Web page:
“We went into the second half with a 10-0 lead the year before (2016).

“In both instances we turned the football over.

“This is much more about us taking care of the football and playing for four quarters. We have a great deal of respect for Stanford and how they run their program, but we need to play for four quarters and play good football.”

— There’s the intrigue of the Notre Dame defensive matchup against Stanford star running back and returner Bryce Love, who ironically made his first start in Notre Dame Stadium in 2016 (gaining 129 yards on the ground) when Christian McCaffrey was injured.

Assessed Kelly, “I think he’s going to get his yards. He’s just too good of a player.

“I think you’re really focusing on making sure that you’re not short at the point of attack. You can’t put him in a situation where he can go the distance.

“I think each and every week you’re strategically looking at minimizing his opportunities to turn easy offensive plays into touchdowns. Defenses have been very careful in making sure that the box looks were such that he’s not going to get easy looks.”

— There’s the notion that Notre Dame and Stanford are quite like-minded in their pursuit of the highest levels of performance in both the academic and athletic arenas.

Offered Kelly: “We both are trying to achieve excellence both in the classroom and on the football field as our primary mission. For us it’s a little bit more of a grander scheme in terms of coast to coast (recruiting). But they’ve got a strong academic and a strong alumni base as well.

“The excellence piece, both on the field and the classroom, is probably the similarity.”

— And Kelly and his players could not help but be impressed with what many of them probably viewed personally late Saturday night, after returning home from their win at Wake Forest, as Stanford rallied at the death to win in overtime at Oregon.

“Any time you’re down 24-7 it’s just the grit of a football team that hangs in there and keeps playing,” said Kelly.

“That’s a hallmark of Coach (David) Shaw’s teams. They just keep playing. That’s what they did. They kept playing, they got a couple of things that went their way — and they fed on it.

“Then when they had the chance to get back in the game, they took advantage of their opportunity, made some plays and were able to win the football game.”

— This marks the first time two teams both ranked in the top eight of the polls have faced off in Notre Dame Stadium since the Irish and Ohio State met in 1996. Notre Dame and Stanford have never met with both teams ranked in the top 10. The two teams have not faced each other as unbeatens since their 1925 Rose Bowl battle.

This is the 35th time top-10 teams have opposed each other at Notre Dame Stadium. Notre Dame has won 22 of those previous meetings — four versus USC, two each versus Oklahoma and Miami (Fla.) and one each against 14 other programs.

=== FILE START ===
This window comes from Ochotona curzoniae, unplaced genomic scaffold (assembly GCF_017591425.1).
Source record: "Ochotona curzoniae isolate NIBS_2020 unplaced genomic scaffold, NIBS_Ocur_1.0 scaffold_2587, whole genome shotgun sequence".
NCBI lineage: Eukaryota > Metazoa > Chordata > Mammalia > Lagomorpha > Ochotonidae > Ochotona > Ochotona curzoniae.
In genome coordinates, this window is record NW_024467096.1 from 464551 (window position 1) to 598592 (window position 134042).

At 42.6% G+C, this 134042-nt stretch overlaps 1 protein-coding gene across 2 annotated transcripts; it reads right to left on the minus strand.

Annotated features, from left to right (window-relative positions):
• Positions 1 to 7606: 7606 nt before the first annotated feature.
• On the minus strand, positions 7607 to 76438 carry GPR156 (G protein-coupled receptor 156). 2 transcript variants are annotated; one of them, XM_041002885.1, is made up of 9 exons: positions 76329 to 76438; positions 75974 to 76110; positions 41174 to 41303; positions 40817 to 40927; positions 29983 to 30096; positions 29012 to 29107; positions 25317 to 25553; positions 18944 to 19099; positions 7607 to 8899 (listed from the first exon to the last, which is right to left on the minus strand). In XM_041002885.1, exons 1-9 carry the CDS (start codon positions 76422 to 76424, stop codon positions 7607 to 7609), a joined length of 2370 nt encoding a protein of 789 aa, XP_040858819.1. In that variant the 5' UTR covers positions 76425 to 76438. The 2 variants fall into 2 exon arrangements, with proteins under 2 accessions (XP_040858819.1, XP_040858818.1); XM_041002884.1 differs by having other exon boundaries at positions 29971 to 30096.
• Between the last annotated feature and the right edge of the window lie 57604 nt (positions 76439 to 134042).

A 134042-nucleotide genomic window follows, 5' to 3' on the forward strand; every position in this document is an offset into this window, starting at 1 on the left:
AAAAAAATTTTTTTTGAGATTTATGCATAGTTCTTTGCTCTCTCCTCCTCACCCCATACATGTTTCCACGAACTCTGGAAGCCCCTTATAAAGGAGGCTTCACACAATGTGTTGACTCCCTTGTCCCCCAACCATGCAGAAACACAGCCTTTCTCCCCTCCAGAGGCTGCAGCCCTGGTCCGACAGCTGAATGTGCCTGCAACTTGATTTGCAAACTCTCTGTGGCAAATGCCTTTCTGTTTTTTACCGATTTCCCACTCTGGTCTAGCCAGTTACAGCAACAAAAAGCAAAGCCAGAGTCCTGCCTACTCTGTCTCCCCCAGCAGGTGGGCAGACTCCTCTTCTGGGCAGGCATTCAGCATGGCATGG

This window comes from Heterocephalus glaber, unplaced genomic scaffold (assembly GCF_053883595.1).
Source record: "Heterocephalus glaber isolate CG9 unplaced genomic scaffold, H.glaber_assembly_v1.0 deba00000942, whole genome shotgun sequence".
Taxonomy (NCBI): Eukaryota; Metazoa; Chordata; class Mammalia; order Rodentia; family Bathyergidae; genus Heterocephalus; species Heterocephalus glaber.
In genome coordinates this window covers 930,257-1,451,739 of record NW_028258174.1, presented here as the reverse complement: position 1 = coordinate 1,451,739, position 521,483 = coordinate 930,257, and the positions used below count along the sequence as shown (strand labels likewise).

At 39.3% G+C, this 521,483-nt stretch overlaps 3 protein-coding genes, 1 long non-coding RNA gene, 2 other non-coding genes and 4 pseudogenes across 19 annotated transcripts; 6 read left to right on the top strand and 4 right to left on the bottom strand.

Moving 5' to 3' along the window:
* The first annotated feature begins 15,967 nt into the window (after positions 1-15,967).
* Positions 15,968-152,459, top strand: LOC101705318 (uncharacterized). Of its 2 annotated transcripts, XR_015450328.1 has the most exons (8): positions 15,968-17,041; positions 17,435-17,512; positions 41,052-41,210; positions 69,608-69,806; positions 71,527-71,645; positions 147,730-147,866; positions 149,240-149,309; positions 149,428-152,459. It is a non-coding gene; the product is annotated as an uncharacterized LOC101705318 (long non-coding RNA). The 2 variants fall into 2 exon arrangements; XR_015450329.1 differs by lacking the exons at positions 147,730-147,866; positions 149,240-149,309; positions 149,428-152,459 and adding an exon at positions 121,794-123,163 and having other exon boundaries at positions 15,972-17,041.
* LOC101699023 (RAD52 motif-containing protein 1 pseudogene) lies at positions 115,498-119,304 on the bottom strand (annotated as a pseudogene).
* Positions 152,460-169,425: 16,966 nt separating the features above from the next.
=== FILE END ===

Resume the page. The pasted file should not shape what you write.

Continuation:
Notre Dame has lost in its last three home top-10 matchups (Michigan in 1994, Ohio State in 1996, USC in 2005), with the most recent Irish win in that category coming versus top-rated Florida State in 1993.

All that gets Kelly jazzed:

“I hope it’s a great atmosphere. We thrive on our home field. We’ve had a good run going at home. To have a home game against a top-10 opponent when you’re a top-10 team, these are the moments that you wait for.”

Here is Kelly’s analysis of the Irish win at Wake Forest:

  • “I thought we played with a sense of urgency, and I made sure that they knew that that’s kind of our standard now.”
  • “What we need to do better I think is do that with a consistency week after week. That sense of urgency is going to be needed certainly this weekend against a very good Stanford team.”
  • “What we learned is that if you put in the time and you work really hard, winning is fun. It’s enjoyable to get back on that plane after a road win and really enjoy it.”
  • “Winning is never easy on the road. It’s another step in the right direction for our football team.”

Here is how the Irish head coach views Stanford:

  • “We know about Bryce Love (he has 254 career rushing yards versus Notre Dame), the best back in the country. Once you think he’s down, he’s gone. You’ve got to get him on the ground and tackle him.”
  • “K.J. Costello has really come into his own this year, distributing the football. He’s got a number of weapons. I think we all know (JJ) Arcega-Whiteside has been a go-to guy, but now obviously a number of the tight ends are outstanding, big-body types that he can get the football to. We saw that late in the game against Oregon with Colby Parkinson, Kaden Smith. You could go on and on.

    “It’s Costello’s ability to stay in the pocket, get the football out, throw for a high percentage. It looks like he’s really in control of that offense. It’s delivering the ball in some really, really tight windows. He threw some great balls on Saturday.”

  • “Stanford is always going to have a big, physical offensive line.”
  • “On the defensive side of the ball, they continue to employ a very aggressive, multidimensional unit. Very physical, tough group, tough-minded.”